CONSUMER GROUPS CALL FOR EXPANDED RECALL Two consumer advocacy groups, Public Citizen and Safetyforum.com, have released a joint report that blames both Firestone and Ford for the accidents and injuries involved with recalled Firestone tires mounted on Ford Explorer sport-utility vehicles. The report states, "the real problem begins and ends with Ford Motor Company," alleging that Ford made some wrong decisions in specifying the tires and in recommending a low tire pressure. Attributing poor design as the source of the problem, the report recommends that all 15-inch and 16-inch Wilderness AT tires should be recalled, regardless of where manufactured. The groups are also calling for Ford to notify owners of all of the potential dangers associated with the tires, tire pressures, and the rollover risk. Ford maintains that all the blame for the tire-failure accidents lies with Bridgestone Firestone.

UAW LOSING MEMBERS Due to the onslaught of auto-industry layoffs, the United Auto Workers lost more than 90,000 members (nearly 12 percent) last year, with total membership down to about 672,000, according to an AP report. Membership also fell sizably, by nearly ten percent, in 1999.

WATCH OUT, MEAGER CITIZENS! The United States Supreme Court has ruled that it is constitutionally permissible for police to arrest and handcuff people for minor traffic offenses. In reviewing a case in which a Texas woman sued a police officer for bringing her to jail for not wearing her seat belt (she was then freed), the court decided that such an arrest is an unnecessary inconvenience, but one not in violation of the Fourth Amendment.

GM SAFETY DEVICE DETECTS TRAPPED KIDS General Motors is unveiling a new safety device that would protect children from being trapped in locked vehicles. The device would monitor the heartbeat of occupants with a sensor. An irregular heartbeat, a sign of heat distress, would activate a chirping sound from the car alarm. The new technology will probably debut for 2004 or 2005 on minivan models. Each summer there are numerous reports of children who die due to heat stress while locked in vehicles. GM cites that children are about three times less able than adults to handle heat stress.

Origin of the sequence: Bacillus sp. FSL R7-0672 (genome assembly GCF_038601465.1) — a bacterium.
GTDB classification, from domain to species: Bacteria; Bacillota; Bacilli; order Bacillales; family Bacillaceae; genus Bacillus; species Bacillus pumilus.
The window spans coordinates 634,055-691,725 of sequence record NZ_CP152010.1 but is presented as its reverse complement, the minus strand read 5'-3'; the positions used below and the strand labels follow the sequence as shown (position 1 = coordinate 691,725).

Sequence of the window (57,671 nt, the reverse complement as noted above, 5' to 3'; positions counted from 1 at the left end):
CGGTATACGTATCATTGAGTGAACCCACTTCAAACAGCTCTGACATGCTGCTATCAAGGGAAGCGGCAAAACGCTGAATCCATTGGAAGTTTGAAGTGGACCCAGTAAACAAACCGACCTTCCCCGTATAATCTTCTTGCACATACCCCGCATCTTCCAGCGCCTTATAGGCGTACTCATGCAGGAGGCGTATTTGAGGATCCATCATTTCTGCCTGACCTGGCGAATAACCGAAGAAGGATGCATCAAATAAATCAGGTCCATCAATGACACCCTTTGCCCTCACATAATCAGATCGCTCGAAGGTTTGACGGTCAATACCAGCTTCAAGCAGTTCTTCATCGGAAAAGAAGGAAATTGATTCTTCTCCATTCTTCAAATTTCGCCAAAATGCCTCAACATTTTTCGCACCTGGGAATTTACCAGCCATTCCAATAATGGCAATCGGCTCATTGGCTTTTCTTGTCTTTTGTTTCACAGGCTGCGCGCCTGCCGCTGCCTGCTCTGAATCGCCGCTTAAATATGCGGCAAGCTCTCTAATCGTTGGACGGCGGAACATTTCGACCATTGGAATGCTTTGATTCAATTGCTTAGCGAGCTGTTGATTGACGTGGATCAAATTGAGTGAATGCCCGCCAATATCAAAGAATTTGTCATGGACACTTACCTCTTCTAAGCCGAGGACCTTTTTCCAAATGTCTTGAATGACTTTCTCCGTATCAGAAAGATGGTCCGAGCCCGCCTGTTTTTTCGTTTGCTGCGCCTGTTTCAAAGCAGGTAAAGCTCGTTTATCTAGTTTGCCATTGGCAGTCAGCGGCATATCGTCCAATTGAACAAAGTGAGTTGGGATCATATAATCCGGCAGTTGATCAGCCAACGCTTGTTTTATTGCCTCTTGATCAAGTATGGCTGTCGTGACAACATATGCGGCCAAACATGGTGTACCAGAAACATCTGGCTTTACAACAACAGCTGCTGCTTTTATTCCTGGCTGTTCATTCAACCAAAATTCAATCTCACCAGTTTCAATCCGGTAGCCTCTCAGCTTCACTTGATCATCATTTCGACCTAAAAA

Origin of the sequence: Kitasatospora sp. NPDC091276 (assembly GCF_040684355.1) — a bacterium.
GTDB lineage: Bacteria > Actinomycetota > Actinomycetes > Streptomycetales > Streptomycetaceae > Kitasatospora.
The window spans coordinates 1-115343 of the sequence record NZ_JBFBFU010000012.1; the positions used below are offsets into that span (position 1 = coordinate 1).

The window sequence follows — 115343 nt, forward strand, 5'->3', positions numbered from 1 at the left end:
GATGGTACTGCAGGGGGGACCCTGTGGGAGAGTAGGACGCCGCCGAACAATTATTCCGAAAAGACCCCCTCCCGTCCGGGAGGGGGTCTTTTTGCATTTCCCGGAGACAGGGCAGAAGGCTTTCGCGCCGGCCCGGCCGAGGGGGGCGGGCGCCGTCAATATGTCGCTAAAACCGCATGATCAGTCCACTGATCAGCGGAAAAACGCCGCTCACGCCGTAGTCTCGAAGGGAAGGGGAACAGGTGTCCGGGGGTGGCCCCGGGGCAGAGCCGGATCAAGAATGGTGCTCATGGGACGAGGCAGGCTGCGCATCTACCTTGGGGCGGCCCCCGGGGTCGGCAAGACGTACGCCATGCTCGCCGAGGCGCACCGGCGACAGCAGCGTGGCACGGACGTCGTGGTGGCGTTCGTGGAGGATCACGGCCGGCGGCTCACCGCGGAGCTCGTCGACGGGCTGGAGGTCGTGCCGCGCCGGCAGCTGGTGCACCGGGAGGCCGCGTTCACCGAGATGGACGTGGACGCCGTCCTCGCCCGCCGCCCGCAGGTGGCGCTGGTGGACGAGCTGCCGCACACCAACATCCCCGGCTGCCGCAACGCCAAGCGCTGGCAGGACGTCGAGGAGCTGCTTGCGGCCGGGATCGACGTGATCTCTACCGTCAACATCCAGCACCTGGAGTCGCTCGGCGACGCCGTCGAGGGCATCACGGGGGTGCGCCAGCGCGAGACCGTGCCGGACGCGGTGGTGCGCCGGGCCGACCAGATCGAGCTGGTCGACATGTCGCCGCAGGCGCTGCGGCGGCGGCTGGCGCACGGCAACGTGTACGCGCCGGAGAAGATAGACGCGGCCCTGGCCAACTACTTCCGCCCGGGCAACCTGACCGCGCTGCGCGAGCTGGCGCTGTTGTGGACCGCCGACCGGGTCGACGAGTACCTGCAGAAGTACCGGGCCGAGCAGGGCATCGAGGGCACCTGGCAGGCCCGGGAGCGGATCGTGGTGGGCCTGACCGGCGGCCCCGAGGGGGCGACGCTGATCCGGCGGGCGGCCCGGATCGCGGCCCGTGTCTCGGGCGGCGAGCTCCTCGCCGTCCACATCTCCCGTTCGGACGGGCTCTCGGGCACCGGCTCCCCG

RED-LIGHT CAMERAS WORK A new study by the Insurance Institute for Highway Safety, a group representing the insurance industry, shows that there is evidence that red-light cameras are effective in reducing accidents. The group studied the before and after effects of installing red-light cameras at 11 of 125 intersections in Oxnard, California in 1997. With the installation of red-light cameras, the study found that front-into-side collisions involving injury were reduced by 68 percent, and injury crashes were reduced by 29 percent. Intersection accidents overall in the city decreased by seven percent, even in intersections where the cameras were not installed, signaling a change in driver behavior.

TIGHT GAS MARKETS MIGHT BE IN TROUBLE AGAIN Gasoline prices in Chicago and some areas of California are reportedly already over the two-dollar mark, with a shortage of so-called 'clean gasoline' formulated to cut smog in those markets. A limited number of refineries are producing the new blends, and some lawmakers and consumer groups are accusing oil companies of price gouging. Several major oil companies, including Exxon Mobil and Chevron, have recently reported large earnings increases. A similar shortage happened last year in the same regions.